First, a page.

[kwlug-disc] Can OSs demand too much?

Insurance Squared Inc. gcooke at insurancesquared.com
Fri May 14 15:54:53 EDT 2010


Upgrades aren't the same as a new install, and I'd expect a long upgrade 
to go bad.

For example, you start off at mysql version 1.  You upgrade to 2 and the 
system has to figure out what config file to use.  Then you go to 
version 3 then 4 and everything in between.  End result, you've got a 
current version of mysql, but goodness knows how the configuration file 
is going to look like.  If it's a brand new config file, that may need 
to be tweaked for your system.  If it's a munge of your config file from 
version 1 then you can expect version 4 to barf on it.  You can tweak 
this stuff individually on small upgrades but when you do a long span, 
all manner of nonsense happens.

The fix again is to try a fresh install.  I don't think 2004 is 'old' 
hardware in linux terms.  My experience has been exactly the opposite - 
newer versions of linux work better on older hardware as time goes on.

I actually used to treat myself to current hardware.  Haven't done that 
in many  many years - since switching to linux.  No need to, newer 
installs just get better and better on the same hardware.  Last year I 
decided to finally treat myself on a ram upgrade - from 1 gig to 2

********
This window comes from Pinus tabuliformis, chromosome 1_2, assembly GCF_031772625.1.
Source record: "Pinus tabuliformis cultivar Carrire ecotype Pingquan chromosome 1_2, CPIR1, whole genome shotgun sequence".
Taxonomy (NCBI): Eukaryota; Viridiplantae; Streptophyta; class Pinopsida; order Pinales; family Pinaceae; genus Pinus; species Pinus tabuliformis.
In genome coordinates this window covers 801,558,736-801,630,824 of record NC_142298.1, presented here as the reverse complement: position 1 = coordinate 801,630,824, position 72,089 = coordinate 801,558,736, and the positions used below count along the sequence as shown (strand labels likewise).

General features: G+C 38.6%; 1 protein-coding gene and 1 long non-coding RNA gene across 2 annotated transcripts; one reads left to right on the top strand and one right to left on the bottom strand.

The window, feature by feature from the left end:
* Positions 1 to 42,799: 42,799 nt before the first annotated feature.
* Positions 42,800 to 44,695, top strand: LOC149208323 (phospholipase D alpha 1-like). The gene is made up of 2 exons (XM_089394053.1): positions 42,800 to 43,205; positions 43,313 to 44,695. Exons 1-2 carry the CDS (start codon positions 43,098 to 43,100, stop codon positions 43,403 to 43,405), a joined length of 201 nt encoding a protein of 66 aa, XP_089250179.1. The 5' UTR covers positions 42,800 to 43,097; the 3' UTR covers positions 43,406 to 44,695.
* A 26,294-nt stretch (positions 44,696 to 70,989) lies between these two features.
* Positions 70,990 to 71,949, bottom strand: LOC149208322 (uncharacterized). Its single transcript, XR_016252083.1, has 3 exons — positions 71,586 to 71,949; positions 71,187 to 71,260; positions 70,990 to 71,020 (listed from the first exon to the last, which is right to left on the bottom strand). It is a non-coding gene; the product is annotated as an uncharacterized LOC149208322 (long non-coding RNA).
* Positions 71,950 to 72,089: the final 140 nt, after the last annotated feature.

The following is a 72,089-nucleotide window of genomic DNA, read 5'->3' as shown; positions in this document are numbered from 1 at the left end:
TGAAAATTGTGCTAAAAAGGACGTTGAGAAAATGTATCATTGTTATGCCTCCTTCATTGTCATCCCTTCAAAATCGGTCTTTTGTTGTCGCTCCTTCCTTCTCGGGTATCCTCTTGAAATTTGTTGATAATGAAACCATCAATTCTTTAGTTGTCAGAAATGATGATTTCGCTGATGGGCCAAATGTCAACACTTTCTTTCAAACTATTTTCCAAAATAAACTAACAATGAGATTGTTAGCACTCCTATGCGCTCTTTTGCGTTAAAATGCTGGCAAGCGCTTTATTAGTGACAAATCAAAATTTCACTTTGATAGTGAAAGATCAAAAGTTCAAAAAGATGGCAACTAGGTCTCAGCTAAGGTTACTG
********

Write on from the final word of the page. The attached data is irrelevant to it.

gigs.  Didn't need it, just figured what the heck.  Then I opened up the 
machine and found I actually only had 512megs of ram.  (point being, I 
was running current distros on 512megs of ram as my daily desktop, and 
had 0 issues or need to upgrade).


On 14/05/10 03:36 PM, Shane wrote:
> I did the upgrades one at a time, as I had been directed.  When the results were less than stellar I had a CD sent from Canonical and did a clean-to-install from that.  No discernible improvement.  As I said, I'm running out of ideas.  The old beast has definitely seen better days, I have to run it like a desktop because I've no idea where the battery is.
>
> It seems to run fine from the command line but I haven't done a whole lot with it that way.  I doubt very much that it would even load Windows 7, let alone the Vista disaster.
>
> I might try Lucid just to see.
> ================
> It's not the size of the dog in the fight, it's the size of the fight in the dog.
>
> -----Original Message-----
> From: Darcy Casselman<dscassel at gmail.com>
> Date: Fri, 14 May 2010 15:27:15
> To: KWLUG discussion<kwlug-disc at kwlug.org>
> Subject: Re: [kwlug-disc] Can OSs demand too much?
>
> But you upgraded to 9.10, right?  I've generally had good luck with
> upgrades, but when I run into problems with them I'll back up my home
> directory and reinstall from scratch.  Upgrades are voodoo magic
> sometimes.
>
> Lucid seems fine to me, but then I didn't have any major problems with
> Karmic either.
>
> Darcy.
>
> On Fri, May 14, 2010 at 3:08 PM, Shane<shane.msg at gmail.com>  wrote:
>    
>>   " Last installation was from a CD sent from Canonical."
>>
>> By getting a CD sent from Canonical I thought it would be the best attempt.